|The Fruit & Veg stall where I bought parsnips|
I bought my parsnips on 8th February from Kirkgate Market. I was in town anyway because I had a WYSO meeting with Jude & Katie (which ended with me sitting in Leeds Town Hall listening to the BBC Phil rehearse the Romeo & Juliet Overture) followed by the last night of playing in the pit for Don Giovanni. So I went to one of the Fruit & Veg stalls and bought the 2 lbs of parsnips required for this wine. My server looked about 14 - and very probably he was. I think 14 year-olds are allowed to have Saturday jobs.
|Prunes & Parsnips|
Whilst I meant to make the wine on Sunday I delayed it until Monday 10th February, which I had taken off from work to recover from a week of Mozart. I cut the parsnips into small pieces and boiled them in 8 pints of water for 20 minutes (bringing the parsnips in cold water up to the boil rather than putting them directly into the boiling water).
|Weighing the ingredients|
I sliced up 8 oz prunes into three or four pieces per prune and put these into my bucket along with 2 lbs 12 oz sugar. Once the parsnips had finished boiling I poured the water into the bucket, leaving the parsnips to one side. Claire used a small selection of these to make a curried mashed parsnip dish, which was rather good.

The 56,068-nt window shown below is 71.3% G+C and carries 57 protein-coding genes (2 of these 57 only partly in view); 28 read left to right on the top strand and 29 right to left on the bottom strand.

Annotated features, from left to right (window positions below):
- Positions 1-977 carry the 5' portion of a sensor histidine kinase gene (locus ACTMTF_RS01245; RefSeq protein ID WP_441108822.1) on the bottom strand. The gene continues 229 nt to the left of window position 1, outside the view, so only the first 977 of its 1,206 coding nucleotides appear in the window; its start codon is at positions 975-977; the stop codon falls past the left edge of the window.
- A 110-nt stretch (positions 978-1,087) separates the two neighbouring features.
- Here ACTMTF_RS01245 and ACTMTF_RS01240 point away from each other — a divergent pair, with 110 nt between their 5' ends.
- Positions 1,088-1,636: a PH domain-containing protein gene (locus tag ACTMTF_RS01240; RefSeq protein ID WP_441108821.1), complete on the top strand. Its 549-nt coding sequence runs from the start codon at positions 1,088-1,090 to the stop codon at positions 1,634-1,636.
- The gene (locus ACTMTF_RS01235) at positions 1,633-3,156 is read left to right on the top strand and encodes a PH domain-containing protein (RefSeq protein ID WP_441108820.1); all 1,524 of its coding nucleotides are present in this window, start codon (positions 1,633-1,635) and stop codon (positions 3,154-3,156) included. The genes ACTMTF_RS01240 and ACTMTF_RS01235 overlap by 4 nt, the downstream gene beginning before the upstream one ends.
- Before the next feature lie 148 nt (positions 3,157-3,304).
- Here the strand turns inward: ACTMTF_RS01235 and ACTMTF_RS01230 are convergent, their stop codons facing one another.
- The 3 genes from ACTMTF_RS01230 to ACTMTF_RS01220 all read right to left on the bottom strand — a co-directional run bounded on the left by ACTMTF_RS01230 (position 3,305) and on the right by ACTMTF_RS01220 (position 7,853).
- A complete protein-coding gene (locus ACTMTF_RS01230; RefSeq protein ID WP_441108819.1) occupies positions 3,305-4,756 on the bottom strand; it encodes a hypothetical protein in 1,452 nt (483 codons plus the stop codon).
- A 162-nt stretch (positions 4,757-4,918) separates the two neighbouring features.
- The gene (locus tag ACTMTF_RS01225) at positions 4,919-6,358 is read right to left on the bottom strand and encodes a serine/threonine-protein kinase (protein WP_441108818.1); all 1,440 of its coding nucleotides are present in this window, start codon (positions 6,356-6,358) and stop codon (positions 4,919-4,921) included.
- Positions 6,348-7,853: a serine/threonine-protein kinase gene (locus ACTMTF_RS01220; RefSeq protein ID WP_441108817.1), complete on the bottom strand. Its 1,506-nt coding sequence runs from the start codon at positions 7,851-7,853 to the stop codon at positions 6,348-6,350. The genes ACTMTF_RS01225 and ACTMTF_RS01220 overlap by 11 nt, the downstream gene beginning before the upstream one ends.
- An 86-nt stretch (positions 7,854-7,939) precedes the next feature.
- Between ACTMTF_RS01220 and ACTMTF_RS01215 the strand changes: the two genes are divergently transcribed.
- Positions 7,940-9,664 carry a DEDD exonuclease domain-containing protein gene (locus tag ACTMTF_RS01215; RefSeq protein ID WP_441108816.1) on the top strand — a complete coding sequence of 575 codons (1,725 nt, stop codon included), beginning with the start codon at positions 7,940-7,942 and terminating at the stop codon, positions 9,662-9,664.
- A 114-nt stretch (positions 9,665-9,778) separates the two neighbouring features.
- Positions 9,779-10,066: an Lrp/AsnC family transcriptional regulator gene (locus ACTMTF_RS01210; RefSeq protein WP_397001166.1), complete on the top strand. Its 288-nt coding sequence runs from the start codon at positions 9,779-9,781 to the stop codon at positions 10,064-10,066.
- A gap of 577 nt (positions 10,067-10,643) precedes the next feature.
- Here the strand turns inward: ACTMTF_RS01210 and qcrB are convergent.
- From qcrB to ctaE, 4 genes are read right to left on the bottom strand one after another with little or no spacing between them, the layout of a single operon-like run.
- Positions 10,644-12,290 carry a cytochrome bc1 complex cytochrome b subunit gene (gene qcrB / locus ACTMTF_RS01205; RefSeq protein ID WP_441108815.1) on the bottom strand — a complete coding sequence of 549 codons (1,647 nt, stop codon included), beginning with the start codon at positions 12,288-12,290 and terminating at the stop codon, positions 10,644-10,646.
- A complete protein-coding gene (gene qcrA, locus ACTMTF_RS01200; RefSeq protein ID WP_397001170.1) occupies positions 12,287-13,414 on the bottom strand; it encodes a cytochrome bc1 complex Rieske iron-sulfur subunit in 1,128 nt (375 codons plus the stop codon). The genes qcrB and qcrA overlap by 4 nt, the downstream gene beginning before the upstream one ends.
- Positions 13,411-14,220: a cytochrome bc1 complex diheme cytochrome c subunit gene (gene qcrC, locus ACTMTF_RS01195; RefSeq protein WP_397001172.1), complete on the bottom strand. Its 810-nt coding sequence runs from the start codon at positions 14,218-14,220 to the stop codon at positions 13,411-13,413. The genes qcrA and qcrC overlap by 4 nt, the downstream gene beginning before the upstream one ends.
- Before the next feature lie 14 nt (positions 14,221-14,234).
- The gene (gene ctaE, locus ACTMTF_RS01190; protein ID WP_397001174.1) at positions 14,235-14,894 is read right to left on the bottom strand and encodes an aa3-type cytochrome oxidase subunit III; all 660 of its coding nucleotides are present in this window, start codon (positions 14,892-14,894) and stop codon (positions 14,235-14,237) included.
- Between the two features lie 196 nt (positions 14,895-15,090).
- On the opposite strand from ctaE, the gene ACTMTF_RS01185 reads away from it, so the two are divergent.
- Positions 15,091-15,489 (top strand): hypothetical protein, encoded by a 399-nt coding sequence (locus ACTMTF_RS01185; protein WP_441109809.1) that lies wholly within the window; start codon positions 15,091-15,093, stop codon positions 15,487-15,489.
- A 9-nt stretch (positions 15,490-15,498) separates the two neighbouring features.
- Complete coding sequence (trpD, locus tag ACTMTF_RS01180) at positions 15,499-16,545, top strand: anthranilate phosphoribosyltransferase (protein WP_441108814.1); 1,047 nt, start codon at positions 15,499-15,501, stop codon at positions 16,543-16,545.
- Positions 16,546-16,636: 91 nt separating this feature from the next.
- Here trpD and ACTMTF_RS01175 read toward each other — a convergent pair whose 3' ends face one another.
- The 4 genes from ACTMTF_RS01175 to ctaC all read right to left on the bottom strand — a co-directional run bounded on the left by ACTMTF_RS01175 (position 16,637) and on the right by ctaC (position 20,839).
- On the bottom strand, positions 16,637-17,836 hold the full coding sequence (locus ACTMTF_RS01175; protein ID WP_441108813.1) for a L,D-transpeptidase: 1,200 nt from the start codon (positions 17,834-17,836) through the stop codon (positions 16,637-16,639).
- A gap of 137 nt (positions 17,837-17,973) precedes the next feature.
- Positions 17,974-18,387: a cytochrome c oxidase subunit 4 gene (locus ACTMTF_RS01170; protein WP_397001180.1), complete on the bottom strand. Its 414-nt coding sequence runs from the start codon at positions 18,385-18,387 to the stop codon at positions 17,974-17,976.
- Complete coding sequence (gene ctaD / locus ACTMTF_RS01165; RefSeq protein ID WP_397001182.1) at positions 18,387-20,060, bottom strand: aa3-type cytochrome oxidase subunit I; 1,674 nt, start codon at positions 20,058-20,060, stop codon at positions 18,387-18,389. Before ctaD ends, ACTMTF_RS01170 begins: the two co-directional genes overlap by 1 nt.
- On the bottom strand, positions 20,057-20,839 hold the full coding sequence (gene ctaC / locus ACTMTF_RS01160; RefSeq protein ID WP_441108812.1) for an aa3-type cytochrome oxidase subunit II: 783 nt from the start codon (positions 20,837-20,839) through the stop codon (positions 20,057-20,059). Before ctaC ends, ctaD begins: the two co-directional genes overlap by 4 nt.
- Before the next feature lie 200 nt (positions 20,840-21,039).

|Chopping the parsnips|
In the evening, after an Airedale Symphony Orchestra rehearsal, I put in a teaspoon each of yeast, nutrient and pectolase and then pretty much ignored the wine until Saturday morning, 15th February. That was when I put the wine into its demijohn. As the only thing to sieve out was the prunes, I did not bother with a colander. It was not a long process. The amount of water used was just about perfect and I now have a demijohn full of the brownest of wines.
|The brownest of wines|
By racking on 12th April 2020, this had cleared beautifully and needed little additional sugar. I dissolved 1 oz in half a pint of water and poured this in.
If you want to see how this wine turned out, click here.